Swiss farmers make practically no money from their produce, study finds
A new study by the Fédération romande des consommateurs (FRC) has revealed that farmers in Switzerland receive very little profit, if any, from selling their vegetables and other produce. The FRC blamed the high profit margins of Migros and Coop, and other international companies, for the “unfair” returns. Migros and Coop have argued that their prices are fair and competitive.
Swiss farmers receive little return for selling food
In the study, the FRC looked at the pricing of seasonal vegetables grown in Switzerland and sold in Migros and Coop. They found that only a fraction of the profit made from food sales actually gets sent to farmers.
In 2021, for example, out of the 1,80-franc cost of a cucumber at Migros, a farmer only received 13 rappen (centimes) profit per unit sold. In 2022, because of the increased cost of fertiliser and energy, farmers only receive 2 rappen's worth of income for every cucumber they sell, compared with the 54 rappen margin given to Migros.
Supermarkets in Switzerland often charge double wholesale prices, FRC says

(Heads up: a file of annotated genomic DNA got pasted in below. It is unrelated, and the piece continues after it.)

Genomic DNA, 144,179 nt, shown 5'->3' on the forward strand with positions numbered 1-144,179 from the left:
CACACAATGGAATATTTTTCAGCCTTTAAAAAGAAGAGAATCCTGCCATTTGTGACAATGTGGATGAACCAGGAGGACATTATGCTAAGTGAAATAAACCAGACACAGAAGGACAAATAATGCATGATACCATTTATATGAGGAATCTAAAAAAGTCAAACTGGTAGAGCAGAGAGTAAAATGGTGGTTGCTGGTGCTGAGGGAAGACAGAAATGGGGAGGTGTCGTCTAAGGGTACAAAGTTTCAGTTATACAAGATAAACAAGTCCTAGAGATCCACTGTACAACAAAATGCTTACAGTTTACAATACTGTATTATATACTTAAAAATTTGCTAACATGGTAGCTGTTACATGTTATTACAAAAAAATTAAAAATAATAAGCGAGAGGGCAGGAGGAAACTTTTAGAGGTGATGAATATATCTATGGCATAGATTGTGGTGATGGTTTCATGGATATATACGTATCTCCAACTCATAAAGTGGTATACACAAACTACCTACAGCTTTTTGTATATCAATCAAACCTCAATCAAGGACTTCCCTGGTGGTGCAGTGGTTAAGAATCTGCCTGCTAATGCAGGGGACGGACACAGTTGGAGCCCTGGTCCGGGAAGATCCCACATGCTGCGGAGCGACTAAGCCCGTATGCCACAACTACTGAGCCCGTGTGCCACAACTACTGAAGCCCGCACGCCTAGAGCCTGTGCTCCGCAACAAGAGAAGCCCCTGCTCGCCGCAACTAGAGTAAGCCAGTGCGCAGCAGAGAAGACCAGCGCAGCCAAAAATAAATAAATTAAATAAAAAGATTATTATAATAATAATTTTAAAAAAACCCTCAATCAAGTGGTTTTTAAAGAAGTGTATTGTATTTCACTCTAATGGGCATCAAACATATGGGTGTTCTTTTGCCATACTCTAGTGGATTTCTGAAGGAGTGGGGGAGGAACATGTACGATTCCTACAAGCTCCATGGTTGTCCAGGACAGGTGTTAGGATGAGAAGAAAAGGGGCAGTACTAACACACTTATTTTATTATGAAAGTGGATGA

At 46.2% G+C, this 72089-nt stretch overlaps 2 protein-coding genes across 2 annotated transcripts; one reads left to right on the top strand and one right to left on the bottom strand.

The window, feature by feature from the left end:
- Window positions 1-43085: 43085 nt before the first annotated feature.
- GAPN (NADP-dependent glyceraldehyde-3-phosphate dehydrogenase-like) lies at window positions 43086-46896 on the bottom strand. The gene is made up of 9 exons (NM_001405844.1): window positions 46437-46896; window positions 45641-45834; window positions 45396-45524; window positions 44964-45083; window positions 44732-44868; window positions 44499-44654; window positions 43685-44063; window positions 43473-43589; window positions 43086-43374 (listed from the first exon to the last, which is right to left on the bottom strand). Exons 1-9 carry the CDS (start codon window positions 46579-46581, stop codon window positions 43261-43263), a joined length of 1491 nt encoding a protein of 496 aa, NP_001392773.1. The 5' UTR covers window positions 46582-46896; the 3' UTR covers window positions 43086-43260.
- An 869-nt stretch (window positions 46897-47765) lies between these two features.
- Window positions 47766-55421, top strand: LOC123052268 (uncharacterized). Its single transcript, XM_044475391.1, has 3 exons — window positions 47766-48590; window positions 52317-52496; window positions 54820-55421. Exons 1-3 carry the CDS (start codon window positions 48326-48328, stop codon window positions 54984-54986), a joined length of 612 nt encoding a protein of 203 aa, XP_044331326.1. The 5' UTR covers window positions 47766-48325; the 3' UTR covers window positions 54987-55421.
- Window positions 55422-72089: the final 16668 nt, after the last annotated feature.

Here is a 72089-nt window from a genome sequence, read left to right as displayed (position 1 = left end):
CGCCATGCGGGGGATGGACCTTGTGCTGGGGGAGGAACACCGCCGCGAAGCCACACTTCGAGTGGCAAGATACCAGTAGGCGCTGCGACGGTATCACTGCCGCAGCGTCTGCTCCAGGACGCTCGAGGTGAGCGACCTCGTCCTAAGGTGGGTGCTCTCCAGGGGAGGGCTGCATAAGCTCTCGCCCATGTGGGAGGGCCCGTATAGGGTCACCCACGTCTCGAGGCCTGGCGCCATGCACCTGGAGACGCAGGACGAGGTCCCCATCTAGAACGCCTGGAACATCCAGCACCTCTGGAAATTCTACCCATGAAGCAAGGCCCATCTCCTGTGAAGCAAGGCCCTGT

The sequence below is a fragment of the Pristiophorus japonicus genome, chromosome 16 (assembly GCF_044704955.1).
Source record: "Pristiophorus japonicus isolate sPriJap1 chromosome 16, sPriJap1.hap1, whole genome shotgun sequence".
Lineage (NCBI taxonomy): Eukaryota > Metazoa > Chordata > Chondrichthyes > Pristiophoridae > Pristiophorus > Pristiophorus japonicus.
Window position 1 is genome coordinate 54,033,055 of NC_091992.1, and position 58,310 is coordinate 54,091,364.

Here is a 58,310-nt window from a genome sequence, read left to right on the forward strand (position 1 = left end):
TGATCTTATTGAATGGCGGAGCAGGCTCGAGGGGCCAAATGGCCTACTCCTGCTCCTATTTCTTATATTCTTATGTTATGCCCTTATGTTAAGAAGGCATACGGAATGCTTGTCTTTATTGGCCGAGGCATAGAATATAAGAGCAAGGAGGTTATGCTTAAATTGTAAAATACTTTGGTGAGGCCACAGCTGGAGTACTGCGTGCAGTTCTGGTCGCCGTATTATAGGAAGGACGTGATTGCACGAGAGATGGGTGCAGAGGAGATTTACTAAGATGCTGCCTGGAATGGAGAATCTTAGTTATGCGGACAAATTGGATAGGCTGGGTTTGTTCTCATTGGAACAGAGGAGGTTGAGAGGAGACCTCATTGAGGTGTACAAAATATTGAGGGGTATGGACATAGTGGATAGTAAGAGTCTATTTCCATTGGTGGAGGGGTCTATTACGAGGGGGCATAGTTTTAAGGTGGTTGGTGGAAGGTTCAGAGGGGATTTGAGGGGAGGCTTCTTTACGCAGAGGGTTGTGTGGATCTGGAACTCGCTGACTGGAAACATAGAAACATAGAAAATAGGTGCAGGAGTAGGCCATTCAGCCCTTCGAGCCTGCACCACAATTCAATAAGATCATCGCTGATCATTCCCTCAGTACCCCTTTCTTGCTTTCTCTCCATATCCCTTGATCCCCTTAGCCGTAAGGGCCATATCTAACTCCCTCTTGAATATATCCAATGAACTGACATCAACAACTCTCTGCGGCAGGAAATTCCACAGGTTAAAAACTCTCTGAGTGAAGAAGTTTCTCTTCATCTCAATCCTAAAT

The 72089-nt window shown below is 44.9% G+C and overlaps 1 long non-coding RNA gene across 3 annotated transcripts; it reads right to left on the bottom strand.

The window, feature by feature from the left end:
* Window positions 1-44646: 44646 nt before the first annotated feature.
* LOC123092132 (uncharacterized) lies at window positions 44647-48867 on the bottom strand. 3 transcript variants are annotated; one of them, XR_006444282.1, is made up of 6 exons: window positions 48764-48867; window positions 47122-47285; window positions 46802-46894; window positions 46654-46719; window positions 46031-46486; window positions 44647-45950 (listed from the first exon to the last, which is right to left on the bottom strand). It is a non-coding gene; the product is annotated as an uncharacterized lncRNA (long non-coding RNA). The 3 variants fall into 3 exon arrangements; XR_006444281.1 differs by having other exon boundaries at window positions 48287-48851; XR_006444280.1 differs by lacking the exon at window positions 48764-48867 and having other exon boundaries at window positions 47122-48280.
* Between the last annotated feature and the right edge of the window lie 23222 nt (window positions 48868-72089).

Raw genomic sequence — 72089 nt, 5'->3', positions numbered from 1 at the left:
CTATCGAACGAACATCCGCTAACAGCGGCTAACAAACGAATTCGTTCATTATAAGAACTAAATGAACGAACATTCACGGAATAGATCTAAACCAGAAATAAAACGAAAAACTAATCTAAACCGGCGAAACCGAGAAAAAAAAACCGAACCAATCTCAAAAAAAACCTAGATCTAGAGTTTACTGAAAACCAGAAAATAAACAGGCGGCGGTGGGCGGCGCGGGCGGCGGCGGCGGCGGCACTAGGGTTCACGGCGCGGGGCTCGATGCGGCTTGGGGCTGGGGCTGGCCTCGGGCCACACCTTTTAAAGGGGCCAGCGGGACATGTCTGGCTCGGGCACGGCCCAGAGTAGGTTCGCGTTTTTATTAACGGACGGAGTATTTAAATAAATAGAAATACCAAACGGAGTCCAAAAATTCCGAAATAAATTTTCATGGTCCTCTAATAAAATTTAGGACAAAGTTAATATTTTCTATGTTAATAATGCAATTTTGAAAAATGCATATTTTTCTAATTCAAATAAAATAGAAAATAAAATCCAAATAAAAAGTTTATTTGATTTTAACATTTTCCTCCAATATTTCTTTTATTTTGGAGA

This is backed up by a previous study by the FRC back in June, which found that the larger supermarkets are often selling products at near-double wholesale prices. Meanwhile, if subsidies given by the government are taken away, the FRC found that farmers are actually selling key products like milk at a loss.
Finally, the report said that the higher prices for shoppers can also be explained by Swiss consumers' desire to buy local produce, despite the high cost. However, instead of benefiting from the demand, as "most [farmers] sell 80 to 90 percent of their lettuce, tomatoes and cucumbers to [Coop and Migros]," according to a farmer interviewed by SonntagsBlick, farmers are unable to manipulate the prices in their favour.
"It cannot be that the farmers have all the risk, but earn almost nothing from their products," noted National Councillor Sophie Michaud Gigon. "The losers in today's situation are the farmers and consumers," she said, calling on the government to produce a report into how monopolies in supermarkets adversely affect prices - something that has already been called for by the Economic Commission of the Council of States.
Swiss supermarkets argue their prices are fair and competitive
Speaking to SonntagsBlick, a spokesperson for Migros said that "like any other company, we do not disclose margins for individual items," but claimed that they "could not afford excessively high margins given the tough competition in the retail sector." They said that their profit margin on food is only around 2 percent, meaning the 54 rappen profit cited by the study is likely spent by the company on salaries, rent and other running costs.
This was echoed by Coop, which noted in a statement that its cooperative structure limits them to a 1,8 rappen profit for every franc of sales. They concluded that Coop’s suppliers receive a "fair and market-driven price."